7 (More) Documentaries Every Actor Should See

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Photo Source: Courtesy of Showtime

We’ve already outlined seven documentaries about the biz every actor should see. Here now are seven more with a biographical focus. Ever wanted a peek inside how the industry’s most iconic performers became successful? Some very skilled documentarians have gone out to provide that peek for you—check out the biographical films below and learn from the greats!

“Listen to Me Marlon”
In the trailer below, you can hear one of the big screen’s most distinct voices say, “Hit ’em, knock ’em over—with an attitude, with a word, with a look.” Despite his status as the 20th century’s most heralded actor, Marlon Brando never divulged much about his personal life, let alone his deepest secrets. Until now, that is; director Stevan Riley weaves the many audio clips Brando left behind into a cinematic portrait of a legend that had Sundace audiences raving. It’s sure to knock you over.

Joan Rivers: A Piece of Work”
Before the 2010 premiere of this documentary, which follows Rivers during an unexpectedly remarkable year of her life, many had written the comedian off as abrasive or out of touch. Thanks to director Ricki Stern, we now see Rivers for what she was: a pioneer. We catch intimate glimpses of her creative process—she studiously kept a catalog of jokes, chronicling the subjects of her vicious wit—as well as her deep passion for acting. Best of all are the moments of vulnerability and frank insecurity, which turn the greatest insult comic of all time a fascinatingly sympathetic woman.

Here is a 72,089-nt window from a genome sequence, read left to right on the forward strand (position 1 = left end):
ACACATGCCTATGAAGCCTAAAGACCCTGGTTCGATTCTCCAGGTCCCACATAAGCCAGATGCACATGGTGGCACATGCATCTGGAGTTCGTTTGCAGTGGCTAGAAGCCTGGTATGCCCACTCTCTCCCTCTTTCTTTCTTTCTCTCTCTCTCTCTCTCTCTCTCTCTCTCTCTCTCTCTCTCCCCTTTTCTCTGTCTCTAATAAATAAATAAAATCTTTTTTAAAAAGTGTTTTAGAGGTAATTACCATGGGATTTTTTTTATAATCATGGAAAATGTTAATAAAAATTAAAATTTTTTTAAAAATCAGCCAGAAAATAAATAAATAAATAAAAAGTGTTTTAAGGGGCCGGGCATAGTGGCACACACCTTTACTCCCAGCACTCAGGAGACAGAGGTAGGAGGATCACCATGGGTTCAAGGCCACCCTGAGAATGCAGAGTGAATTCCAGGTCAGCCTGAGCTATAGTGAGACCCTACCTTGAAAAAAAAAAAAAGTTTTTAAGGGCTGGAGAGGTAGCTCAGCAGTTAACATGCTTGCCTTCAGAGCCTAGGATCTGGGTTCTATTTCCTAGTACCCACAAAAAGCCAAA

“To Be Takei”
Everyone’s favorite “Star Trek” cast mate-turned-activist provides a behind-the-scenes look at how he came to be George Takei in this heartwarming documentary. A trailblazer for actors of Asian descent, and later for marriage equality, Takei brings his infectiously campy charm to the film, which covers everything from his internment as a Japanese-American child during WWII to his dizzying ascent to the set of “Star Trek.” Oh my indeed.

Maximilian Schell’s film about the legendary starlet Marlene Dietrich is not your typical bio-documentary. Because Dietrich refused to appear in his project, all we hear is her voice, played over newsreel footage and clips from her most iconic films. She also refuses to answer many of the interview’s questions directly, offering instead thoughts on fame, death, and reality versus illusion—thoughts that provide exactly the kind of intimate portrait of this screen legend that she was surely trying to avoid.

“I Am Divine”
History’s most influential, irreverent, and irresistible drag queen bares all in this outrageous documentary detailing how Divine (born Harris Glenn Milstead) shocked and delighted all who saw him/her. The longtime muse of filmmaker John Waters created a persona and cinematic style the effects of which still reverberate through pop culture today. As Waters says in the trailer, “He stood for anybody that didn’t fit in, that exaggerated what everyone hated, turned it into a style, and won.”

“Love, Marilyn”
The world’s fascination with the biggest female movie star of all time reaches its peak in this revealing 2012 documentary. As Ellen Burstyn points out in the trailer, Marilyn Monroe created a character that many took to be her actual self; this film peels back the layers of fame to hear the star’s own words in personal journals and letters. Best of all, those words are read by the likes of Elizabeth Banks, Viola Davis, Adrien Brody, and many more.

“Elaine Stritch: Shoot Me”
Nothing we can say about this stage and screen legend will do her justice. Elaine Stritch worked tirelessly on her craft throughout the final years of her life, as this behind-the-scenes film from Chiemi Karasawa makes clear. Anyone who spoke with Stritch or watched her sing Sondheim knew immediately they were in the presence of a great star; this tender portrait illuminates and amplifies that greatness.

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